# Half precision using GPU

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Fernando on 10 Apr 2023
Commented: Fernando on 11 Apr 2023
Hello, I was trying to see if I can run some code using half precision rather than single.
before converting my code, I was trying a very simple example.
A=gpuArray(magic(3));
A=half(A);
This gives me the error: No constructor 'half' with matching signature found.
Using the the half with the CPU works fawlessly.
Any idea if this is supported by all? Looking here, https://www.mathworks.com/help/gpucoder/ug/what-is-half-precision.html, it seems some GPU should support it?
I am using a 16 GB RTX3080 Mobile. R2022b.
Walter Roberson on 11 Apr 2023
Perhaps
A=gpuArray(half(magic(3)))
??
I do not have a GPU available to test with
Fernando on 11 Apr 2023
Unforunately, this won't work either, it gives: GPU arrays support only fundamental numeric or logical data types.

Joss Knight on 11 Apr 2023
As pointed out, gpuArray does not support half. The main reason is that half is an emulated type only meaningful for deployment to special hardware, it is not native to most processors. Feel free to investigate use of half for code generation.
Do you just want to store data in half to save space on the GPU? You can use the following code to get something like the behaviour you're after:
function u = toHalf(x)
realmaxHalf = single(65504);
x = min(max(x,-realmaxHalf),realmaxHalf);
[f,e] = frexp(abs(x));
sgn = uint16(x>=0);
sgnbit = bitshift(sgn,15);
expbits = bitshift(uint16(e+15),10);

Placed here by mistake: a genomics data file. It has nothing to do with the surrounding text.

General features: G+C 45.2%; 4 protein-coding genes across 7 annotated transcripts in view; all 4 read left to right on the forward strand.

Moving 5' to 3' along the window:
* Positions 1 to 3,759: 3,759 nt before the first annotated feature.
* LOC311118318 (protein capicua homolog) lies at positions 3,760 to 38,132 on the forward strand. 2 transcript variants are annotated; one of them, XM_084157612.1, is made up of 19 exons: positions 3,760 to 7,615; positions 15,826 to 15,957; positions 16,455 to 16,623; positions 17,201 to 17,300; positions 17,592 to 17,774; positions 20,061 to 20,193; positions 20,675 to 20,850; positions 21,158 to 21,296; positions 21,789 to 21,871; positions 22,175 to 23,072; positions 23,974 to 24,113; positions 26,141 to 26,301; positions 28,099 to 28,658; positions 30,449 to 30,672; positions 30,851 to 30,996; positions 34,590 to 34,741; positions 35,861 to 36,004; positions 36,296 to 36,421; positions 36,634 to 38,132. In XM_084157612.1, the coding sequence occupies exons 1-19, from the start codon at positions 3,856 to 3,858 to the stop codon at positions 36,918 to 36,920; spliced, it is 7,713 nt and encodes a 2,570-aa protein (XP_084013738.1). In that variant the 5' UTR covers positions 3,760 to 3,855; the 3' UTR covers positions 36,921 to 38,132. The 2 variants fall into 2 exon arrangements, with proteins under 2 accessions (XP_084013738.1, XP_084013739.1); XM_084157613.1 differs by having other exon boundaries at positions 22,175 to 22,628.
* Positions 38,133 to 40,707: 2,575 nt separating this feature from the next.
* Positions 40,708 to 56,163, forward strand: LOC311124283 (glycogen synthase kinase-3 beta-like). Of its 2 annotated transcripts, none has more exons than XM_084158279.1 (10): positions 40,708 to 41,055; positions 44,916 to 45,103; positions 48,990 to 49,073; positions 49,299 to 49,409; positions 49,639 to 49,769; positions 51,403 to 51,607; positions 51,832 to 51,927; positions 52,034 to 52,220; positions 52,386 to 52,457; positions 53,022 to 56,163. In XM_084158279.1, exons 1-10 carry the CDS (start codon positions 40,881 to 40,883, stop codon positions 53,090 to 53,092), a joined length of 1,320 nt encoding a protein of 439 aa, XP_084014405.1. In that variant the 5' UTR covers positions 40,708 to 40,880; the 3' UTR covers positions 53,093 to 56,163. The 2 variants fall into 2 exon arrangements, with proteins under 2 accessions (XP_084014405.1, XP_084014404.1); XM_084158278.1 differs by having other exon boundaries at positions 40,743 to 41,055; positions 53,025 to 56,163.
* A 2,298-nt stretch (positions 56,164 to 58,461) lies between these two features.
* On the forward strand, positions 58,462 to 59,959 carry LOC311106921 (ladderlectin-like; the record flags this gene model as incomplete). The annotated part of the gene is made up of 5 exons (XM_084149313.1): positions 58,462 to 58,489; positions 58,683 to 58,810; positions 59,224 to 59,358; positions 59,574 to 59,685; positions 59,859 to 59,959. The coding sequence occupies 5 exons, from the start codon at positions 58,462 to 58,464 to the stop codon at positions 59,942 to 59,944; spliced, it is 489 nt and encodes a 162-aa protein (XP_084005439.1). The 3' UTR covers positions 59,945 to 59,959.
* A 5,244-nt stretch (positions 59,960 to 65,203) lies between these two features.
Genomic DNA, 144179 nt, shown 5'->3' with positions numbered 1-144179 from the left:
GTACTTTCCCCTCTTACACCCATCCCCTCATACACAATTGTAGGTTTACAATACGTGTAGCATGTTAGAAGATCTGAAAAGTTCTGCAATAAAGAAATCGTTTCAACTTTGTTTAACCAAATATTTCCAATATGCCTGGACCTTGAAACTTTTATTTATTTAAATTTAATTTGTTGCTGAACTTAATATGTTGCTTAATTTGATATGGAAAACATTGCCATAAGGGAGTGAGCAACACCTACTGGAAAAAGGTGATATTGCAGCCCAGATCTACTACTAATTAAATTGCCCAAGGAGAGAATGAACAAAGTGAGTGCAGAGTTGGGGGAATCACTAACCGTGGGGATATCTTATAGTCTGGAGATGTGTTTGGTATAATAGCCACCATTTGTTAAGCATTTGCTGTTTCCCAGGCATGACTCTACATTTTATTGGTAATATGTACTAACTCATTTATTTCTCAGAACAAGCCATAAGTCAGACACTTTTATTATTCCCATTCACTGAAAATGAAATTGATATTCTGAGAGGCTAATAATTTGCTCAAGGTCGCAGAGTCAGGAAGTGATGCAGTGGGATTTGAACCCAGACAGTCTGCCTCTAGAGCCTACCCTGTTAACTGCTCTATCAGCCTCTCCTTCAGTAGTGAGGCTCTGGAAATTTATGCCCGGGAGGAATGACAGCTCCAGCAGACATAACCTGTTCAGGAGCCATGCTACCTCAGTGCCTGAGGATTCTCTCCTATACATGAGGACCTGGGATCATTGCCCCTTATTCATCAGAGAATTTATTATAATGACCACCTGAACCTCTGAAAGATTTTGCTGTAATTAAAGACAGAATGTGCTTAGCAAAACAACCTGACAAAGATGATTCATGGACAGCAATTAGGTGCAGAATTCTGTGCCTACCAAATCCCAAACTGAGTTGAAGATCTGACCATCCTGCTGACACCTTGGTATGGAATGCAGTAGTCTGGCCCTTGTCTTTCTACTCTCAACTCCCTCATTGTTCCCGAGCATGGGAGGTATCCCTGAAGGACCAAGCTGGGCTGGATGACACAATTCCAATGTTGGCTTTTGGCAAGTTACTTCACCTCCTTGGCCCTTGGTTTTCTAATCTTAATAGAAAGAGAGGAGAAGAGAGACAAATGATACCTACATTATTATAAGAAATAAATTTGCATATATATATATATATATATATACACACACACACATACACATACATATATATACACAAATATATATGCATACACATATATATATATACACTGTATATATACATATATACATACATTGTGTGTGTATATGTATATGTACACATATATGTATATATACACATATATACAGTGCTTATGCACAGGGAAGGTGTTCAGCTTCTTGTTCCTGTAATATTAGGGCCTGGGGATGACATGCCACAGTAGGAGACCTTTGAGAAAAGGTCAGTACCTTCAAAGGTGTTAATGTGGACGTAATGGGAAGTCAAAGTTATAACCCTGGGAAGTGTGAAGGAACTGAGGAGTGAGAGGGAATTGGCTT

fbits = uint16(f.*2.^10 - 1);
u = bitor(bitor(sgnbit, expbits), fbits);
end
function x = fromHalf(u)
if u == 0
x = single(0);
return
end
u = uint16(u);
sgn = single(bitshift(u,-15));
fbits = bitand(u,uint16(1023));
f = single(fbits+1)./(2.^10);
expbits = bitand(u,uint16(31744));
e = single(bitshift(expbits,-10))-15;
x = (sgn.*2-1).*f.*2.^e;
end
Note, this is a very crude implementation of fp16 that takes no account of nans, infs, correct overflow behaviour or denormals. The half version is just a uint16 with the data in it, you can't actually use it to compute anything in fp16.
Joss Knight on 11 Apr 2023
'fraid not. No chance of that! Your only hope is to actually convert to int16 (by rescaling to some range), but you will find many blockers in the way such as integer overflow and unsupported mathematical operations. The code I gave you merely stores the number you have as a float into 16 bits; you can't actually do any computation with it.
Fernando on 11 Apr 2023
I see. The issue is that I gain more from having larger matrices as oppossed to have smaller ones with higher precision or digits in them.
I guess I could try to work with your solution while I figure out another way or buy a better gpu.

Matt J on 11 Apr 2023
Edited: Matt J on 11 Apr 2023
GPU Code Generation does support it, but not the Parallel Computing Toolbox, which is where gpuArray is defined.
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Matt J on 11 Apr 2023
Edited: Matt J on 11 Apr 2023
You should probaly break the data sets into smaller chunks and process them sequentially. The GeForce RTX 3080 can only process about 70000 threads at a time anyway.
Fernando on 11 Apr 2023
Ok, I will try to look into this.